Crafting a Hexagonal Map Generator

Crafting a Hexagonal Map Generator

Lucas DZIURA prepared a breakdown of another procedural generator – this time for hexagonal maps that can be 3D printed and used for board games.

Lucas DZIURA prepared a breakdown of another procedural generator – this time for hexagonal maps that can be 3D printed and used for board games. The project is made with Substance Designer and Houdini.


Hello, my name is Lucas DZIURA, I’m 19 and I’m currently a third-year student studying Game Art at ArtFX, Montpellier, France.

Read the full introduction and learn the process of creating a Procedural Shield Generator in our previous article featuring Lucas:

Hexagonal Map Generator


I came across this artwork by Simon Tartar and was amazed by what he succeeded to do in Substance Designer.

The first goal of this project was only to wrap my mind around the way Simon created his project and try to do my own Hexagonal Generator.

Later during the development, I thought it would be very cool to actually get all the elevation data and do something game-ready with it since at the moment it was only an SD project. For that, my go-to-option was Houdini as both software solutions synergize well because of the procedural aspect. I aimed at making a 40x40cm Boardgame Map out of the map done in SD.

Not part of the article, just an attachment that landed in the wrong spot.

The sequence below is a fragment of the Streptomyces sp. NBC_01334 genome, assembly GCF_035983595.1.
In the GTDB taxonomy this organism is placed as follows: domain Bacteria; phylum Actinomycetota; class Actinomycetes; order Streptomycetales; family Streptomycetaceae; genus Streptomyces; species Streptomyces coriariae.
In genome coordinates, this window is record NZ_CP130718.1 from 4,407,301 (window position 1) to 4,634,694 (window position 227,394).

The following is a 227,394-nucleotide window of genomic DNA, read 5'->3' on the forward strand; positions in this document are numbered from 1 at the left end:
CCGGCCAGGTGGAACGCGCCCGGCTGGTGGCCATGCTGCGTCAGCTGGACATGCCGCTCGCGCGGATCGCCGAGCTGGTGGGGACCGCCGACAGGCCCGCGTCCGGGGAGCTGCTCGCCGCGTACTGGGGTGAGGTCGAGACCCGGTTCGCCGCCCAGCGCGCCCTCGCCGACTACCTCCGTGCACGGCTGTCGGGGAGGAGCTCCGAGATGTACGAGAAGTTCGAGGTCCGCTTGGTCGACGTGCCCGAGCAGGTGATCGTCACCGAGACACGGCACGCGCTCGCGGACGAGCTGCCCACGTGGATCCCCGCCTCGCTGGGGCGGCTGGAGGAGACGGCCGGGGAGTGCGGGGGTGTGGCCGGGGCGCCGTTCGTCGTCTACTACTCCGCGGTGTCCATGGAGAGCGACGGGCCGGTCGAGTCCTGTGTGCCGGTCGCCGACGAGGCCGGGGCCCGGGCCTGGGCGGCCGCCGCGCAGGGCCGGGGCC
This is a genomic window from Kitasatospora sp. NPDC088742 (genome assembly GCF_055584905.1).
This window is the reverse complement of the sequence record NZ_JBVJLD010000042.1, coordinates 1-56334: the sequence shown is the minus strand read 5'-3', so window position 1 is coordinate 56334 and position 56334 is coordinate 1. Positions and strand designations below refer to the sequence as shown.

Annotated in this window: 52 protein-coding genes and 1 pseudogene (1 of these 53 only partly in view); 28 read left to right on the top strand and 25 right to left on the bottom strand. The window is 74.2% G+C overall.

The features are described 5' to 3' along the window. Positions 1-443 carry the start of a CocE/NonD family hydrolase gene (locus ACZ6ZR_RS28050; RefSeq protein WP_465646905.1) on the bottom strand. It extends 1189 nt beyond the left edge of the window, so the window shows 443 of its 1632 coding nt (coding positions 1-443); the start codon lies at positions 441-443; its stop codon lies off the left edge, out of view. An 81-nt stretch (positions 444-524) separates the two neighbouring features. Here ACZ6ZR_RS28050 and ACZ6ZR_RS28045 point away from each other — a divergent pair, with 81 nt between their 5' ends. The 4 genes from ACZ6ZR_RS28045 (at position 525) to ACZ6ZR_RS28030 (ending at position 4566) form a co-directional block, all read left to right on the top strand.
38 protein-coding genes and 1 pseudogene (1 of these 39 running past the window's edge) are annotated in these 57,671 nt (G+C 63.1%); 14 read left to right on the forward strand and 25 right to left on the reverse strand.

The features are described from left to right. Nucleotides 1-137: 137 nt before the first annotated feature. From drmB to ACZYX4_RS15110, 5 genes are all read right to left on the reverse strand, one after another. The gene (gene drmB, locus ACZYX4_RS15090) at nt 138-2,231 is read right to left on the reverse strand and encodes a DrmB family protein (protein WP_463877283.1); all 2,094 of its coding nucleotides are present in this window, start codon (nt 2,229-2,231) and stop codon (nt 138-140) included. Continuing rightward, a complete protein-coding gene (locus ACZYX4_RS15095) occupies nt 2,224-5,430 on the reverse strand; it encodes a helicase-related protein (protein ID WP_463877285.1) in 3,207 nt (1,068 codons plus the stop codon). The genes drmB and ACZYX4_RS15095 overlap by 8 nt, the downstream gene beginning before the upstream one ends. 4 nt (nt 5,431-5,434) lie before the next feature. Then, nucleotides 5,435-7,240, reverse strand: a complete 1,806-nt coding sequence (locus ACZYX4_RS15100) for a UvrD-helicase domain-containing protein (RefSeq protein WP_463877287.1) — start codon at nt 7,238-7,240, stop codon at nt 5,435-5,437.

Substance Designer Workflow

Here’s the graph view which I tried to organize the best I could:

The generator takes a grayscale as an input which was created by using a noise and some levels.

The generator also takes an RGB map as an input: Red is for the Desert biome, Green for the Temperate area and Blue for the Snow one. By default, you can choose one biome for the whole map, but if you want to have multiple biomes at the same time you can try a “demo map” to preview the result. Of course, you can also input a custom map.

First, the grayscale input is transformed into the hexagonal map and separated into masks:

Throughout the project, I used a lot of Tile Sampler, particularly two of its options: Color Parametrization Multiplier and Mask Map Threshold.

Basically, this generator extracts masks from the Hexagonalizer.

Here is an example of how I extracted the ground and sand layers:

In order to colorize every mask, I used the same setup for every layer.

Here is the colorization of every layer:

And this is how I colorized the sand and ground:

I took the masks that were extracted from the hexagonal map and applied them to each biome mask extracted from the RGB input. Then, I combined all the biomes together to form the final color image.